Hollow Man (2000) / Horror-Sci Fi
MPAA Rated: R for violence, nudity and language
Running Time: 112 min.
Cast: Kevin Bacon, Elizabeth Shue, Josh Brolin, William Devane, Mary Jo Randle
Director: Paul Verhoeven
Screenplay: Andrew W. Marlowe
Review published August 7, 2000
Here's my pick for perhaps the dumbest title given to a movie in 2000. Personally, I would have chosen my own title, Out of Sight, Out of My Mind. Heh. Ahhh, what the hell do I know? I wouldn't have made this movie to begin with.
With the exception of Showgirls, Paul Verhoeven had never let us down before. Sure, he has created some bad movies, but they are so far over the top, they become fun and entertaining bad movies (Total Recall, Robocop, Starship Troopers, Basic Instinct). However, those films were knowingly schlock, but reveled in the fact. Hollow Man isn't a good bad film; it's a bad, bad, very bad film. The fact that it's even worse than Showgirls, a so bad it's almost enjoyable film, makes it all the more inconceivable.
This one stars Kevin Bacon (Stir of Echoes, Apollo 13) as Sebastian Caine (yes, it's another typically "cool" movie villain name), an eccentric genius that has been working diligently on a formula to make living things invisible. Making them invisible proves to be the easy part; the tough part is making them visible again. Now under pressure by fthose funding the project to deliver the goods, Caine decides to go invisible himself while he can, and soon after, his personality becomes as unstable as his molecules when he can't become visible again. To exacerbate the problem, his ex-girlfriend (Shue, Palmetto) has been sleeping around with the lab partner (Brolin, Best Laid Plans), causing an already demented Caine to go "coo-coo for Cocoa Puffs".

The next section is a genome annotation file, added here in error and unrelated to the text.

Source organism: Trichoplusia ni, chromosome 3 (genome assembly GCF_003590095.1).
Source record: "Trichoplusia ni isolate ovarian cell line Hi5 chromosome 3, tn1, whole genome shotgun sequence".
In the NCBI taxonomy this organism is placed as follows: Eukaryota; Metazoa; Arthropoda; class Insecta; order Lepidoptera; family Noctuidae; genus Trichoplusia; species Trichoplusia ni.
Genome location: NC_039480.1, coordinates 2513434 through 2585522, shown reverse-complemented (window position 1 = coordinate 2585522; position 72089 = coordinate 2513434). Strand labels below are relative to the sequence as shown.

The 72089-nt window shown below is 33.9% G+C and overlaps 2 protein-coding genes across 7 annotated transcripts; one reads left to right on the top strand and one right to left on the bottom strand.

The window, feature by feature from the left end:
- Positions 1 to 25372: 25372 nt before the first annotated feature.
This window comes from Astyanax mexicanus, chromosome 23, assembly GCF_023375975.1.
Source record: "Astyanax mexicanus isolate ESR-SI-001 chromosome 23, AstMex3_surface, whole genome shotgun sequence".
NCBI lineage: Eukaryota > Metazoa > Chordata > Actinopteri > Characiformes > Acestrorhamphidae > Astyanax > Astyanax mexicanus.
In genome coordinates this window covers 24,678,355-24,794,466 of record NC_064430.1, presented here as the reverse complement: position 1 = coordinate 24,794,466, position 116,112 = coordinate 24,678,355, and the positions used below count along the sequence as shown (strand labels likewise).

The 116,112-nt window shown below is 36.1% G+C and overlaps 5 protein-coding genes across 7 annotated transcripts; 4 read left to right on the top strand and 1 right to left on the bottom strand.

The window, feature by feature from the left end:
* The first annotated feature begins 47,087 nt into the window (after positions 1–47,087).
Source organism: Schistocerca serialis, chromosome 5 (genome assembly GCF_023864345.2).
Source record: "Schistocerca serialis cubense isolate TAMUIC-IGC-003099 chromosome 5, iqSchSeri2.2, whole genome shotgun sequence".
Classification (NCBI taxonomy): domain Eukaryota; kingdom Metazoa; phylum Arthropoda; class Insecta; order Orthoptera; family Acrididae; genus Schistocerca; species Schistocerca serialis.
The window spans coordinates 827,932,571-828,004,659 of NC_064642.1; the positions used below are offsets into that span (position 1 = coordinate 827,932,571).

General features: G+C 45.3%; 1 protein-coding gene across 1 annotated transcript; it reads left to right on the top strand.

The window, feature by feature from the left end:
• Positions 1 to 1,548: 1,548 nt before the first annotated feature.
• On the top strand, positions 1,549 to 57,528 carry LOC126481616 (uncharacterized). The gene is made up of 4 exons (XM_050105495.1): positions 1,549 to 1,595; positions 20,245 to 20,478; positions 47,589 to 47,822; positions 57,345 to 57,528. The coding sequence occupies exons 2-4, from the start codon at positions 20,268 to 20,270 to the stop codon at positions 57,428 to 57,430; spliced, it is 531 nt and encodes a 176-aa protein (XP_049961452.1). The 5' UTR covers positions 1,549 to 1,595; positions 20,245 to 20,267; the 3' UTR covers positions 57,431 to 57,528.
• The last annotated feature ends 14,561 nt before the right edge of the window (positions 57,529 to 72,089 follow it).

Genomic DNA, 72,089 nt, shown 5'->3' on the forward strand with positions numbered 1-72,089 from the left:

Hollow Man features some outstanding special effects to be sure, but what's oddly missing from the delivery is the trademark irreverent humor by Verhoeven, who turns in his least stylish film ever. What is here amounts to little more than fairly routine "ghost in the building" horror, with not much in the way of scares due to some poor plotting, as well as the fact that Kevin Bacon just isn't all that scary no matter what he looks or doesn't look like. This also marks two consecutive duds for the once-promising Air Force One screenwriter Andrew W. Marlowe, who just comes off of the equally horrible, End of Days.
Hollow Man never gets off the ground, soon becoming boring, until finally falling completely apart with a final half hour of unpleasant images and ridiculous booga-booga horror clichés. The only thing hollow about this film are the heads of those that created such lackluster entertainment.
©2000 Vince Leo